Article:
A total of 325 passengers were students from Danwon High School in Ansan, just south of Seoul. They were on a school trip to Jeju, and 245 students remain unaccounted for.
The nine dead included four 17-year-old students and a 25-year-old teacher from the high school, as well as a 22-year-old female crew member. But the identities of the other three were not immediately known.
Among the rescued passengers include two Filipinos, a 40-year female surnamed Cabrsa and a 45-year-old male surnamed Manio, said a government official.
The official added that an 18-year-old Russian, only identified by his surname Serkov, is listed as one of the missing passengers. Serkov is a student at Danwon High School, he added.
Meanwhile, the official said the government is in the process of confirming whether two Chinese nationals were on board as the Coast Guard could not identify them by checking the personal information passengers provided while purchasing tickets.
The government has come under strong fire over its handling of the disaster. It has even been unable to figure out exactly how many people were aboard the ship, and it revised the figure, as well as the numbers of those rescued and missing, many times.
Survivors also blamed the ship's crew, saying they were repeatedly told to stay put where they were, even when the ship began tilting. Had they been told to evacuate earlier, more people would have survived the disaster, they said.
Reports say the ship's captain was one of the first to leave the vessel.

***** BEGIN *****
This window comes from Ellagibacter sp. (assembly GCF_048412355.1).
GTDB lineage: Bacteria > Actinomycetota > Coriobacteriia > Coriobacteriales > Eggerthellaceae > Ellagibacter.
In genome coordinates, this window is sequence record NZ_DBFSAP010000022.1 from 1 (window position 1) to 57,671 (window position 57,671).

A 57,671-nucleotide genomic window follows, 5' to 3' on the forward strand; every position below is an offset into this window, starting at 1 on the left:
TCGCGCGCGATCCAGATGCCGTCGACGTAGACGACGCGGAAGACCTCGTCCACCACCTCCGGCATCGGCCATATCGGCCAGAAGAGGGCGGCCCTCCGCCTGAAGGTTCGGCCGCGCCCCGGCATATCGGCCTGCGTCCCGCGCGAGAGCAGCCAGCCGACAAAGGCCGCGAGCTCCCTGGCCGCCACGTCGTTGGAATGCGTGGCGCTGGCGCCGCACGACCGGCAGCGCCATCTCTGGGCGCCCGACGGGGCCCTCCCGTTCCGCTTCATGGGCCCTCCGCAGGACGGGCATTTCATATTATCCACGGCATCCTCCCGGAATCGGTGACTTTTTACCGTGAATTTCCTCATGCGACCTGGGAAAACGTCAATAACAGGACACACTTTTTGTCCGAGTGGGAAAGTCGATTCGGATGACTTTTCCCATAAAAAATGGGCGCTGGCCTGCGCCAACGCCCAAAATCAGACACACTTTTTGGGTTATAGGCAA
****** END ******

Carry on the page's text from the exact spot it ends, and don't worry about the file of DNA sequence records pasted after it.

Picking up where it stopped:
The Coast Guard officials said that they are questioning the 69-year-old captain, surnamed Lee, to investigate safety and rescue conditions aboard the ferry.
"I am sorry for passengers and family members of the missing," Lee told reporters before entering the Coast Guard office.
The captain (center) of the sunken ferry answers questions by the Coast Guard on April 17, 2014, a day after the passenger vessel carrying nearly 500 people sank in waters off South Korea's southern coast. (Yonhap)
Police, meanwhile, are trying to check the authenticity of an alleged text message sent to one of the missing students' family members claiming that several people have survived in an air pocket of the capsized ferry, officers said.
The police, however, said they are not ruling out the possibility that the message could have been sent by someone as a prank.
The ship, which plies between Incheon and Jeju twice a week, was built in Japan in 1994, is 146 meters long and 22 meters wide, and has the maximum capacity of carrying 921 people, 180 vehicles and 152 shipping containers at the same time.
The United States expressed its condolences to the families of those killed.
"We extend our deepest condolences to the loved ones of those who lost their lives on board the South Korea ferry, the Sewol," Marie Harf, the State Department's deputy spokeswoman, said at the start of a daily press briefing.
She described the incident as a "terrible tragedy."
The United States is ready to provide any assistance needed in the ongoing search-and-rescue efforts, she said.
On Wednesday, the U.S. military send an amphibious assault ship equipped with two helicopters to the scene to help with the search and rescue operations. The ship was on its routine patrol mission in the western sea.
U.N. Secretary General Ban Ki-moon also expressed condolences and sympathy for the victims.